Wikipedia and the scientific community
"Lucy" was probably not a direct ancestor of modern humans, but there is disagreement about this. However, the recent discovery of a new set of fossils in the region, dating from the same period, opens further the possibility that there was more than one species of hominin in the Afar region of Ethiopia, during the middle pliocene. (See article below).
Articles and papers:
A member of the Australopithecus afarensis left human-like footprints on volcanic ash in Laetoli, Kenya (Northern Tanzania), providing strong evidence of full-time bipedalism. Australopithecus afarensis lived between 3.9 and 2.9 million years ago, and is considered one of the earliest hominins---those species that developed and comprised the lineage of ‘’Homo’’ and ‘’Homo’s’’ closest relatives after the split from the line of the chimpanzees.
It is thought that A. afarensis was ancestral to both the genus Australopithecus and the genus Homo. Compared to the modern and extinct great apes, A. afarensis had reduced canines and molars, although they were still relatively larger than in modern humans. A. afarensis also has a relatively small brain size (380–430 cm³) and a prognathic (i.e. projecting anteriorly) face.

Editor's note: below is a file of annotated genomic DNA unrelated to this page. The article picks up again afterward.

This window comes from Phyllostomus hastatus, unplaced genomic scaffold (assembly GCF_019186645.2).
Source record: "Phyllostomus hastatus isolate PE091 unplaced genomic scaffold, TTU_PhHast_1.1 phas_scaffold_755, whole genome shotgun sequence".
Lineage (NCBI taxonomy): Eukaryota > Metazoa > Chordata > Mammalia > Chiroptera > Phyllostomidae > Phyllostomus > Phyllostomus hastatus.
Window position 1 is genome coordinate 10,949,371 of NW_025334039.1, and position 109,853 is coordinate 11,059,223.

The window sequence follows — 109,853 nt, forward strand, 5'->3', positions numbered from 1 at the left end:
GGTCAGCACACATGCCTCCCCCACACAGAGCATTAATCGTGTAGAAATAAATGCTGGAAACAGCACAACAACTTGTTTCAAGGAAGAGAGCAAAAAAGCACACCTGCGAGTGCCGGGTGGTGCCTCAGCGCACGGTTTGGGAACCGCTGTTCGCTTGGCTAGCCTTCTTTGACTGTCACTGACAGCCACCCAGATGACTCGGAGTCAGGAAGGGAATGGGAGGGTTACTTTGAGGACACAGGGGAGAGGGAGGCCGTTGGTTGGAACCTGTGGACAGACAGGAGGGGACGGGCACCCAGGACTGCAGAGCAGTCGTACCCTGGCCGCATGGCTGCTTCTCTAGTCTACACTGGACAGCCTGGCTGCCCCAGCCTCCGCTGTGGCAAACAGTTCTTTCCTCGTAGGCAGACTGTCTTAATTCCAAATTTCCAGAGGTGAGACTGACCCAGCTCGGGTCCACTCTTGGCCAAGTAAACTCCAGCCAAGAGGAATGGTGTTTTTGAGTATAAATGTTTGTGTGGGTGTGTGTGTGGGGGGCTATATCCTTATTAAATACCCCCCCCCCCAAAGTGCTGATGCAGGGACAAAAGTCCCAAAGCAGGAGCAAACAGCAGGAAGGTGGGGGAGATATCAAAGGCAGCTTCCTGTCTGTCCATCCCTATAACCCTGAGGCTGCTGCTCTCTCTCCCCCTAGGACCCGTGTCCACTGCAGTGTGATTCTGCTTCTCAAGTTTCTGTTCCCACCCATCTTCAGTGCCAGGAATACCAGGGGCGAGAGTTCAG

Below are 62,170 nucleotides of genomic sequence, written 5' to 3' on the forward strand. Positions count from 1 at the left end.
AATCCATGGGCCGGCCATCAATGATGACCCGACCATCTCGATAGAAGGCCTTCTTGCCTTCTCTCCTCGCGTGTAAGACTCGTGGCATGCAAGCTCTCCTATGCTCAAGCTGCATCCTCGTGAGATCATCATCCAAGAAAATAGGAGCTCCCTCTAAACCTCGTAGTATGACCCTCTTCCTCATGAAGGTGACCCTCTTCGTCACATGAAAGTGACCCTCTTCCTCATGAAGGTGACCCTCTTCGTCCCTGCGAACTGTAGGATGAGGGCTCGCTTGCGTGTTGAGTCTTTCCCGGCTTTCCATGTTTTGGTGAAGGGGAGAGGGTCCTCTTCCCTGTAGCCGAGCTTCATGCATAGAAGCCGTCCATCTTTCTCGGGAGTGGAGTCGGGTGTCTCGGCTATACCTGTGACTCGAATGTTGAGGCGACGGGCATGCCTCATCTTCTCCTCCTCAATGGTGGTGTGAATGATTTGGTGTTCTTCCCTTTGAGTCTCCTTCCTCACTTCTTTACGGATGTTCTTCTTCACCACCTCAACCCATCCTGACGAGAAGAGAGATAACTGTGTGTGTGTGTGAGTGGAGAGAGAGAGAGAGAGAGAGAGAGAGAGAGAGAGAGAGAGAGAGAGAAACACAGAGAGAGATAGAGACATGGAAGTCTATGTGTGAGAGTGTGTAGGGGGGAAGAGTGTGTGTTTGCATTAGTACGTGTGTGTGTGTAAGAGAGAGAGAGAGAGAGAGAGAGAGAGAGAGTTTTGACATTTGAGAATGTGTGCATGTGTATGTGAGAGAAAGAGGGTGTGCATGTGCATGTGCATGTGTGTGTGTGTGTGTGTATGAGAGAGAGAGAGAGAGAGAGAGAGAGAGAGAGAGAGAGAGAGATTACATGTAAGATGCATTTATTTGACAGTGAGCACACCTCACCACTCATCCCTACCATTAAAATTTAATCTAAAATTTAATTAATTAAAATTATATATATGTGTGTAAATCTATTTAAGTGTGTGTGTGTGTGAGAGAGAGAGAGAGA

Australopithecines have been found in savannah environments; from scavenging opportunities, they probably developed their diet to include meat. Analyses of Australopithecus africanus lower vertebrae suggests that these bones changed in females to support bipedalism even during pregnancy.
New human ancestor species from Ethiopia lived alongside Lucy's species
A new relative joins "Lucy" on the human family tree. An international team of scientists, led by Dr. Yohannes Haile-Selassie of The Cleveland Museum of Natural History, has discovered a 3.3 to 3.5 million-year-old new human ancestor species. Upper and lower jaw fossils recovered from the Woranso-Mille area of the Afar region of Ethiopia have been assigned to the new species Australopithecus deyiremeda. This hominin lived alongside the famous "Lucy's" species, Australopithecus afarensis. The species will be described in the May 28, 2015 issue of the international scientific journal Nature.
|Website: F. Mansfield, 2015|
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